Tara Bane, EMEA Marketing Manager at Glanbia Nutritionals reviews recent snacking trends and delves deeper into how more health-conscious consumers are driving a positive impact on the snack market, which has, in turn, reduced the consumption of sugars.
She also looks at how the pandemic has forced companies to re-evaluate flavour profiles to meet the demand of new trends in tastes.
Although the number of times we snack in a day has stayed consistent with prepandemic times, the overall volume of snacks being consumed is rising, with 54% of UK consumers admitting to snacking when they are bored.
The pandemic may have impacted where we eat our snacks, but snacking breaks have continued to be a welcome relief for UK consumers.
And whereas the snack industry was slowly shifting to accommodate more healthy products, COVID has now accelerated the move. But what do consumers expect from their healthy snack?
When asked, more than half of global consumers considered a snack to be either a single serve portion of a food or something that offers a nutritional boost. Large numbers of consumers agreed with this statement, illustrating a shift in views away from meals toward snacks.
According to Euromonitor, the global health and wellness snacks market is forecast to reach $98 billion by 2025, growing at a rate of CAGR 5.8% between 2020 and 2025. The health and wellness sector is on the rise and is set to continue growing as attitudes towards snacks and health change.
Move towards healthy eating
Although the COVID pandemic may not have changed the way we consume snacks, it has altered the reasons behind our snacking, bringing a new emphasis on health and wellness for many mainstream consumers.
In fact, nearly three in four UK consumers stated they were looking to transition to eating more healthily owing to the pandemic. Healthy snacking is no longer the preserve of a minority, but rather significant numbers of us are becoming more health-conscious and seeking out nutritious snacks.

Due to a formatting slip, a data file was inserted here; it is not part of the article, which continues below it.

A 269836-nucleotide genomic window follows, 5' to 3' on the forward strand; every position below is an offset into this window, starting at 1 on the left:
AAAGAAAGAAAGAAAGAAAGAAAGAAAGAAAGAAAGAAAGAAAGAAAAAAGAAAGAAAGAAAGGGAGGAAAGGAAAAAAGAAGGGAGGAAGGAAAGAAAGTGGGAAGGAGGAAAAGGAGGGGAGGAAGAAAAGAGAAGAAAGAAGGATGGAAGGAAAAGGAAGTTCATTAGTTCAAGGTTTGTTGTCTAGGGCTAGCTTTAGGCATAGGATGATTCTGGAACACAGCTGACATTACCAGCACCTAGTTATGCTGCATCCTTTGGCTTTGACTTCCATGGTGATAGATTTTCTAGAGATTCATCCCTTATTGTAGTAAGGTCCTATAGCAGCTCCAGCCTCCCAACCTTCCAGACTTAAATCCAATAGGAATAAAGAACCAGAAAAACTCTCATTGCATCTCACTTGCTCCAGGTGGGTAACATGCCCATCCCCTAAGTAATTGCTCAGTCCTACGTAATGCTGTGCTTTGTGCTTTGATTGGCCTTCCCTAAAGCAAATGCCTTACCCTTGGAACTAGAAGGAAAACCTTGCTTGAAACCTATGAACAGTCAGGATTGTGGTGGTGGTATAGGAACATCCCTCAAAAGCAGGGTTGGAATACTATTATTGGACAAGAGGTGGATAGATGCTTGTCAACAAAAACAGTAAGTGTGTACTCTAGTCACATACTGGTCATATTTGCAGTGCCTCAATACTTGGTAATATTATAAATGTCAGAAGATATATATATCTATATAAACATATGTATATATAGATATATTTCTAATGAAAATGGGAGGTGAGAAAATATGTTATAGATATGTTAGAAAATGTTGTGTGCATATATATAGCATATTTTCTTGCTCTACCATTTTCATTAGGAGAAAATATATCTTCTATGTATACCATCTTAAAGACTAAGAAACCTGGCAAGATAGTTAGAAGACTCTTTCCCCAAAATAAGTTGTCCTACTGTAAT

From plant-based jerky bars and oat milk yoghurts to flavoured almond butter squeeze packs, healthy snacks are in high demand and the listed ingredients, nutrients and claims carry huge sway in terms of the choices that consumers are making.
In Glanbia Nutritionals’ recent survey of 2001 consumers in the UK, a third of participants admitted to snacking more when no one is looking … but did choose more healthily at home.
Additionally, 54% of people indicated that they expected snacks to offer a nutritional boost. Consumers want to keep themselves in good condition so they can fight off any potential illnesses, train at higher intensities for longer and enjoy better health.
Prompted by the pandemic, the rise of fortified foods in snacks has also seen a huge upturn as consumers shift towards healthier lifestyles and eating choices, and focus on nutritional benefits.